One day Mrs. Dr. Butler was to speak on the Zenana work in India, where she and her husband spent so many years. Miss Bowden was to have charge of the Young People's Meeting. Mrs. Butler's meeting was in a tent in another part of the grounds and for ladies only. I wanted to hear Miss Bowden so much, for she was so clear on the subject of holiness, and this was my heart's delight, then I wanted to hear Mrs. Butler on India. I had never heard a missionary address in my life. At that time we had no Woman's Foreign Mission Work in our church; but it is different to-day, thank God.

I thought it all over, and decided to go into Mrs. Butler's meeting; she was to leave, and Miss Bowden would be there longer, so I would have another chance to hear her, I went into Mrs. Butler's meeting; it was in a large tent, and full of nice and many

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richly dressed ladies. I slipped in at the door and sat down behind them. Mrs. Butler had a small table in front of her; and on it a number of different heathen gods, such as were worshiped in India, and I had never seen anything of the kind before, but I thought it can't be that human beings worship such hideous things for gods. My heart melted, and I wept bitterly and thought, "O, if I could only go and sing that very familiar old hymn, 'I am so glad that Jesus loves me.'" It was new then and I had sung it a great deal, and God had blest it to so many souls. I thought, "If I could go and sing this hymn they would all be converted right off," but O, how little I knew about heathen superstitions and customs.

Well, I had only two dollars and a half in the world, that was to get my little girl a pair of shoes. She had walked, about in the grass and got her shoes run inside. She was caring for Mrs. Vico's little child, and I didn't like her to have on those uncomfortable walking shoes, so the next morning I was to send to the village after them. I sat listening to Mrs. Butler. She made an appeal to the ladies for the Zenana work, and told how small a sum would keep a Bible woman in the field a year. "O," I thought, "if I had it I would give twenty dollars."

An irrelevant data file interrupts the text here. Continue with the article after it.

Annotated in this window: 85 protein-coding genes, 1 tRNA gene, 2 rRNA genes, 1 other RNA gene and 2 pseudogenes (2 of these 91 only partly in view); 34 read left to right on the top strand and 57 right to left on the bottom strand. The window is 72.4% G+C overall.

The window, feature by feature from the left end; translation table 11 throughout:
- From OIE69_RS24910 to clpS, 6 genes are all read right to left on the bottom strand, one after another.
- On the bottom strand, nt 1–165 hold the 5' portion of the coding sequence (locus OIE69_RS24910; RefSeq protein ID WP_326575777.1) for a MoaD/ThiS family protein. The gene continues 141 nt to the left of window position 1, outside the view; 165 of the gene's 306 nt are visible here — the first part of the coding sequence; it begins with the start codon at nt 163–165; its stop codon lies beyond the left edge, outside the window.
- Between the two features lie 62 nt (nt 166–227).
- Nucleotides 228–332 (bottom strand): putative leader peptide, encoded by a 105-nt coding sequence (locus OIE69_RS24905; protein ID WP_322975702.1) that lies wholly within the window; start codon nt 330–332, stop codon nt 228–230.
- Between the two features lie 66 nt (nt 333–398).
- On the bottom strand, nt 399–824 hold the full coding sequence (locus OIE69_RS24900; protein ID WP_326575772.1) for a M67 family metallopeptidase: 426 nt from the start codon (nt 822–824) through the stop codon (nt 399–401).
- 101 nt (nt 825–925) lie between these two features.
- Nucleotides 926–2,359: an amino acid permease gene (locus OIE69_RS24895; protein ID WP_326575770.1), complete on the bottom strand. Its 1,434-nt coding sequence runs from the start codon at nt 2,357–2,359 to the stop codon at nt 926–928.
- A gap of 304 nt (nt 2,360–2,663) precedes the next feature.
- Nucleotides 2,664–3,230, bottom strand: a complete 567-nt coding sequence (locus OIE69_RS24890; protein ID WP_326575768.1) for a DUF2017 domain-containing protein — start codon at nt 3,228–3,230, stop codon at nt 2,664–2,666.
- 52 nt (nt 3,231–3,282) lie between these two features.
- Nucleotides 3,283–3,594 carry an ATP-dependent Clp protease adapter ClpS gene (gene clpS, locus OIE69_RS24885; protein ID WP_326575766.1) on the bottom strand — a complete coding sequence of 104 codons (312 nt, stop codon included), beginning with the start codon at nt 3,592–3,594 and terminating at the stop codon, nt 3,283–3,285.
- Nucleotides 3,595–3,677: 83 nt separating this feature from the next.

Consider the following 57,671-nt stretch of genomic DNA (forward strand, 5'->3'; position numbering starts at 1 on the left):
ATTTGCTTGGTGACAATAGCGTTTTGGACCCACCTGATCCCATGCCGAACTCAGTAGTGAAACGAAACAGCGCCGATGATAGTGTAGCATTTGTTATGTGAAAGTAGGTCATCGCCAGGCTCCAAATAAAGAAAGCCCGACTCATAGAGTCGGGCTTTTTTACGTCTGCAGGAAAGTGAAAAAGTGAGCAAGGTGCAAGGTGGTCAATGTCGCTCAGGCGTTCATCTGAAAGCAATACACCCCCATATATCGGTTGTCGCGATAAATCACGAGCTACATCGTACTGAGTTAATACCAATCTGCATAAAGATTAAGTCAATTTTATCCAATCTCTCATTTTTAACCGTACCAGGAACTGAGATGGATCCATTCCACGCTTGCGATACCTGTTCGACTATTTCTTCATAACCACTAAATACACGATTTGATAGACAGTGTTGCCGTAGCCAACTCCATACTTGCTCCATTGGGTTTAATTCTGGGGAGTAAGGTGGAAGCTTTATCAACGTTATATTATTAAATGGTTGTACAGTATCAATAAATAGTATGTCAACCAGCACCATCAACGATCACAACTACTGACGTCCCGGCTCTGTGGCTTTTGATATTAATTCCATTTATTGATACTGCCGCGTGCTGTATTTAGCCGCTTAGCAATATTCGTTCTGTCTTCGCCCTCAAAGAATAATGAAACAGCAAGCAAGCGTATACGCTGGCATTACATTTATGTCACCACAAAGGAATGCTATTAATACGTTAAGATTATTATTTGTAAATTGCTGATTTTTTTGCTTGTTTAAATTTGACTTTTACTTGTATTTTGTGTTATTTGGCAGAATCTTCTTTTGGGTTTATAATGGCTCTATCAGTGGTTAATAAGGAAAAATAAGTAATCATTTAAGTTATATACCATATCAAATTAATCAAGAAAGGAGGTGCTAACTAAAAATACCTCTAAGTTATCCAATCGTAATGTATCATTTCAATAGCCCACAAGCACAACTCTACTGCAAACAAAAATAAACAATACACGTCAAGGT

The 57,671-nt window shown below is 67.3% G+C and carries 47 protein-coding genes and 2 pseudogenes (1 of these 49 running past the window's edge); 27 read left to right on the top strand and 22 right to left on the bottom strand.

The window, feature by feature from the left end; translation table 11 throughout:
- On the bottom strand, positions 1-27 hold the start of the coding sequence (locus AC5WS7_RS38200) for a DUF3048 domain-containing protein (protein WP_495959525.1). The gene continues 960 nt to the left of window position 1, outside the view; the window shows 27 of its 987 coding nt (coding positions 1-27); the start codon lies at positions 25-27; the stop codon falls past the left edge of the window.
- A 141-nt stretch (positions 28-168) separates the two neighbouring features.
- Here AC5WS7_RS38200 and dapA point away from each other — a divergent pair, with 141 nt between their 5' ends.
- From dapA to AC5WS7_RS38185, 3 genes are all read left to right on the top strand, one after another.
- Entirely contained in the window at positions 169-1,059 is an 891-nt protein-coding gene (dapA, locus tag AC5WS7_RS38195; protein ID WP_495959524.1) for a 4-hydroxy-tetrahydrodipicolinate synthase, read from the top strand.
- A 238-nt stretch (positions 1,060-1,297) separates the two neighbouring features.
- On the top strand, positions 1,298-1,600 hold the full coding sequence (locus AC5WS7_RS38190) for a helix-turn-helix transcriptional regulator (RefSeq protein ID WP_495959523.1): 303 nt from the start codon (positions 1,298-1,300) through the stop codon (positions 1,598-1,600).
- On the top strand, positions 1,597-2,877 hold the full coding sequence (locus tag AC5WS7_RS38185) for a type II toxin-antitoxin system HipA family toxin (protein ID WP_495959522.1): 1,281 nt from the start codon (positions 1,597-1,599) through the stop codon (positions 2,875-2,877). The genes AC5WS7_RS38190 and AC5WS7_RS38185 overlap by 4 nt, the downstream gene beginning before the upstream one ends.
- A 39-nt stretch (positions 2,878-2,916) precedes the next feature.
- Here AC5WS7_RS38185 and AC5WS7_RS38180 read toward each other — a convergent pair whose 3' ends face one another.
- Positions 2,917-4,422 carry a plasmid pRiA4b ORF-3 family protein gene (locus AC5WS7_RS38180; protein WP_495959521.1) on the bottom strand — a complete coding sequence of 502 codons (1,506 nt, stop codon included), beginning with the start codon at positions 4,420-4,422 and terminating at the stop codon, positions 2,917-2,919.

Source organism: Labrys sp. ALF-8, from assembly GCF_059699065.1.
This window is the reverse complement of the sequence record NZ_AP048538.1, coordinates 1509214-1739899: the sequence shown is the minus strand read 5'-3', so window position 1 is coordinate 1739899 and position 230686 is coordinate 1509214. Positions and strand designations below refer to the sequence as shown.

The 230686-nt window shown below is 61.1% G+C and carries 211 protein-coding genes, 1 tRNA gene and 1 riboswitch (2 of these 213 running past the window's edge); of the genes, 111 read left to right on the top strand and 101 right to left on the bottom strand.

There was a pause, and only a few responded to this appeal out of the great number in the tent. I thought it very strange. By and by two ladies elegantly dressed got up and went out. They had on fine Leghorn hats, trimmed with deep black lace, elegant black lace shawls. "O," I said to myself, "those ladies ought to give twenty dollars, they must be rich." Then, as Mrs. B. talked on, others got up and left, giving nothing. How sad I felt. Just then the Spirit said distinctly to me, "You give that two dollars," and I said, "I will."

"Yes," the Devil said, "you will look nice to go up there with just two dollars; if you had five it would be something like."

Then I felt ashamed to give two dollars, and thought if I could only get out.

Then he suggested, "If you had gone to that Young People's Meeting you would not have felt so bad."

"Yes," I said, "I wish I had gone."

"Give the two dollars," the Spirit said again.

"Your child needs the shoes and you have no more," the Devil said. "Your first duty is to your child."

How concerned he was for her then!